b. Special Safety Briefing

A special safety briefing contains information tailored to the needs of passengers who require special assistance and their caregivers. 

It is therefore important for such passengers to pay attention to the special safety briefing too.

Seat Belts

For your own safety, you are advised to securely fasten your seat belt for take-off and landing to minimise the risk of injury during unexpected events or crash impact. 

Pay attention to the “fasten seat belt” sign during your flight. You must return to your seat and fasten your seat belt whenever the sign is illuminated. This is to mitigate the risk of injury from unexpected situations such as sudden turbulence or cabin decompression (loss of cabin pressure).

You must also remain seated with your seat belt fastened after landing, until the plane has come to a complete stop at the parking bay and the sign is turned off.

Window Shades

Window shades in the plane are to be kept open during taxi, take-off and landing for the following reasons:

  • To allow cabin crew a quicker and clearer view of the developing conditions and/or dangers outside the aircraft during an emergency. 

  • To allow passengers a clear view of what is happening outside the aircraft, so they may quickly alert the crew members should they notice an emergency or anything out of the ordinary (e.g. sparks coming out of the wing area, fuel leaks, fire in the engine, snow build-up on the wings, etc). This also allows passengers to have better awareness of what is happening outside the aircraft during an emergency, and be able to better orientate themselves and keep clear of danger.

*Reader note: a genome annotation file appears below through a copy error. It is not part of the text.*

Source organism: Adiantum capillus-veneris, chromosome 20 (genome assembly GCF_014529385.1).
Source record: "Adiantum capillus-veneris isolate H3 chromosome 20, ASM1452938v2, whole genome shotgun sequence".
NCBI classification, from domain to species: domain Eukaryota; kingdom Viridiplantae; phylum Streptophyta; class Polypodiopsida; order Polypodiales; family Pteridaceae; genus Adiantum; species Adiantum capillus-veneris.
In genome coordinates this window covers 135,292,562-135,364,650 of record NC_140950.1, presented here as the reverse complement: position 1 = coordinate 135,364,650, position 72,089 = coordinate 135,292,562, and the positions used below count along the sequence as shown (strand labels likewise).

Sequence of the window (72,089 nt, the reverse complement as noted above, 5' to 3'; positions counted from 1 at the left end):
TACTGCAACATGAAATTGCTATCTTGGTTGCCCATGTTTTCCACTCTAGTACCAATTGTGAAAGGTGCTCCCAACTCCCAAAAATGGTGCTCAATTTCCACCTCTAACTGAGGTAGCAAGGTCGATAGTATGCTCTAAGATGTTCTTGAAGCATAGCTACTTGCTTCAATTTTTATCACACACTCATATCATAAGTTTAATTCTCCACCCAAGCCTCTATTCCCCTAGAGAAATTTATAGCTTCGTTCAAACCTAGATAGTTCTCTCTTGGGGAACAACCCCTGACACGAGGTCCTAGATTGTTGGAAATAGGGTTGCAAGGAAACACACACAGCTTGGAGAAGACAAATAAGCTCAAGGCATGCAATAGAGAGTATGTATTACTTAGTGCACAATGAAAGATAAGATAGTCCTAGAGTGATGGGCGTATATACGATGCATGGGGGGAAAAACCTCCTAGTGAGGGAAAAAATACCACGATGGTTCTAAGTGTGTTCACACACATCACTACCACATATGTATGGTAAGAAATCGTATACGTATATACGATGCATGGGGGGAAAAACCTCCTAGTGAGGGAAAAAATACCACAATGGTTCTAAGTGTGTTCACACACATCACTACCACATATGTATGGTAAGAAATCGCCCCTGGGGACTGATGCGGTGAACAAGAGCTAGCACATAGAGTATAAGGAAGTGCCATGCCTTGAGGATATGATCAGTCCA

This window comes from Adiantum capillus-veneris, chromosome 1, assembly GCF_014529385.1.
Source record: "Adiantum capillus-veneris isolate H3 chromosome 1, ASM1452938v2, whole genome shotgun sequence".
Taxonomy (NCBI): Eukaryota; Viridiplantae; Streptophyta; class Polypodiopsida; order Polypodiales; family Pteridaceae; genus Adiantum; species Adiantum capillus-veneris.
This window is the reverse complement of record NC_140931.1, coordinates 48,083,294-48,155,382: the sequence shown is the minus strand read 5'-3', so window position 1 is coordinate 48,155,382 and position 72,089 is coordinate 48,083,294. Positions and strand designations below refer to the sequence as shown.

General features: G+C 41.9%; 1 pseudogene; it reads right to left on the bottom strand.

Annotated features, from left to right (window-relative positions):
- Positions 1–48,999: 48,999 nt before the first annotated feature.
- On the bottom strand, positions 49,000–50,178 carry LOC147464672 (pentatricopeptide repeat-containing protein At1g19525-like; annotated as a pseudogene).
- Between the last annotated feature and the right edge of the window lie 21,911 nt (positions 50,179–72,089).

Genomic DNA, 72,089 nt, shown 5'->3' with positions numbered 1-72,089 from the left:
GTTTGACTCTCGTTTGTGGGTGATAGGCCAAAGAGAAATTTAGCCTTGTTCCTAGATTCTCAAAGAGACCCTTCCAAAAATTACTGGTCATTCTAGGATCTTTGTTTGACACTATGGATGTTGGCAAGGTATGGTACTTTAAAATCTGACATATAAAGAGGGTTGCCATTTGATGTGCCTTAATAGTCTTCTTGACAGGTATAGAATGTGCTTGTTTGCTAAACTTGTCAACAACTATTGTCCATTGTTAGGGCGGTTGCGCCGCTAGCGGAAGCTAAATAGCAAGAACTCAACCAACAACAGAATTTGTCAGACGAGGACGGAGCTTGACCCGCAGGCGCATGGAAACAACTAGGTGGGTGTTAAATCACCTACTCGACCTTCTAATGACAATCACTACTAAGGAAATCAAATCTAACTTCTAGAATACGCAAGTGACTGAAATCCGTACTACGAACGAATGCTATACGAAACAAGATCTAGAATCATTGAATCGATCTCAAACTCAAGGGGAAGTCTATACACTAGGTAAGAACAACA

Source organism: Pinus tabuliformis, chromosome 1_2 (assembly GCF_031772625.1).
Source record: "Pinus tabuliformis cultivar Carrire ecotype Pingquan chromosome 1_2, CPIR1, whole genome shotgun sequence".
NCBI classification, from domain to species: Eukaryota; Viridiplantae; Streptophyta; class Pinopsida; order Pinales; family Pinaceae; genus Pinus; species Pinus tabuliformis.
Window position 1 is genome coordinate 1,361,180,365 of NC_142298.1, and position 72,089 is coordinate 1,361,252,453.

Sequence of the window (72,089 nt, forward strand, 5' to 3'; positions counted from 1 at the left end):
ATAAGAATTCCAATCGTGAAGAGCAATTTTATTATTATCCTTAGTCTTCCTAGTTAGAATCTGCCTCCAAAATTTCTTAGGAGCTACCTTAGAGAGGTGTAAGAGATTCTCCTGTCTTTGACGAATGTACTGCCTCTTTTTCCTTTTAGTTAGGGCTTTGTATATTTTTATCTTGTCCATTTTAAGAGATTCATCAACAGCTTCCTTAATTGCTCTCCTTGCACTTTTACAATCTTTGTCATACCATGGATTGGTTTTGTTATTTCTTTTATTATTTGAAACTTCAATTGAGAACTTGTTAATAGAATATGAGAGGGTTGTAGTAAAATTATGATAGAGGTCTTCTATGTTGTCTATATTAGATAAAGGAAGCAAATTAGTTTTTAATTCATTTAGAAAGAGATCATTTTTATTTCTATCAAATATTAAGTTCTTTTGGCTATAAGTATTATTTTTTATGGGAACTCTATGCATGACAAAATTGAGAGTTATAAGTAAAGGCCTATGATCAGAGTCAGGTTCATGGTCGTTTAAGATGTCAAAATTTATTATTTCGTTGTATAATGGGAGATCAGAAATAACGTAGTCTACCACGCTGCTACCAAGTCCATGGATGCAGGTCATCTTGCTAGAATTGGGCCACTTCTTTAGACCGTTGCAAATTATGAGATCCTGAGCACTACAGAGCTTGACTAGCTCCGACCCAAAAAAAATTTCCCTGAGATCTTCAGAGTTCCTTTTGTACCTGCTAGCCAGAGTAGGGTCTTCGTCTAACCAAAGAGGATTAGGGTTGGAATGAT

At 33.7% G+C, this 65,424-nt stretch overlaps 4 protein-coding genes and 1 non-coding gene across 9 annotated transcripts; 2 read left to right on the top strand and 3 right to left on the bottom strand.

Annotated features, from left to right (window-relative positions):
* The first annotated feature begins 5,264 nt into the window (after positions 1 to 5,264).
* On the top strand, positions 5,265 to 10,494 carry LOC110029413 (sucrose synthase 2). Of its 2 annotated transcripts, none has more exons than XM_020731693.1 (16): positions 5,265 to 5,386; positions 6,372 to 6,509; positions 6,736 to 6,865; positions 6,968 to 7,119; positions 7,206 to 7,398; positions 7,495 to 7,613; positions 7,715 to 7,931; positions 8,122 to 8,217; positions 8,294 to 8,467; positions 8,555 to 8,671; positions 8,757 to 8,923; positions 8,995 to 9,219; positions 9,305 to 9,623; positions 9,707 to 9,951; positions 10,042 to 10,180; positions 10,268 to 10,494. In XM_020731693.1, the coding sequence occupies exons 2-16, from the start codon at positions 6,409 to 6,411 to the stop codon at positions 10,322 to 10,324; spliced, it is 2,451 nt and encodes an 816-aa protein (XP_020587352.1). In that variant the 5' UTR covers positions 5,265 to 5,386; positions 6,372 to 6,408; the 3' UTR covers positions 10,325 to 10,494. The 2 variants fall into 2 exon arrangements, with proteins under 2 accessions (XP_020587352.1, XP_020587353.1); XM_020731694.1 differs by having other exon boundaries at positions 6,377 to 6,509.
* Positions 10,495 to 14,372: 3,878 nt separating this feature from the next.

• To allow rescuers, in an emergency, to have a clear view of the aircraft cabin interior so that they can better assess the overall situation.

Tampering with Aircraft Equipment/Items

Do not tamper with aircraft equipment/items as doing so may compromise the safety of the flight and its passengers. 

Please note that it is a serious offence to:

  • Tamper with aircraft equipment or fixtures such as emergency exits or safety equipment;
  • Remove items such as life vests, seat belts and aircraft signage;
  • Deface safety information cards.
Important to note:

Passengers, if found guilty, could face a fine (not exceeding $100,000) or imprisonment (not exceeding 5 years) or both.

Smoking in Aircraft

Smoking is not allowed wherever there are notices that indicate smoking is prohibited.

Please note that it is a serious offence to:

  • Smoke in an aircraft lavatory;
  • Tamper with the smoke detectors fitted inside the lavatory;
  • Use e-cigarettes on all Singapore registered aircraft.
Important to note:

Passengers, if found guilty, could face a fine (not exceeding $5,000) or imprisonment (not exceeding 12 months) or both.

Emergency Exit Row Seating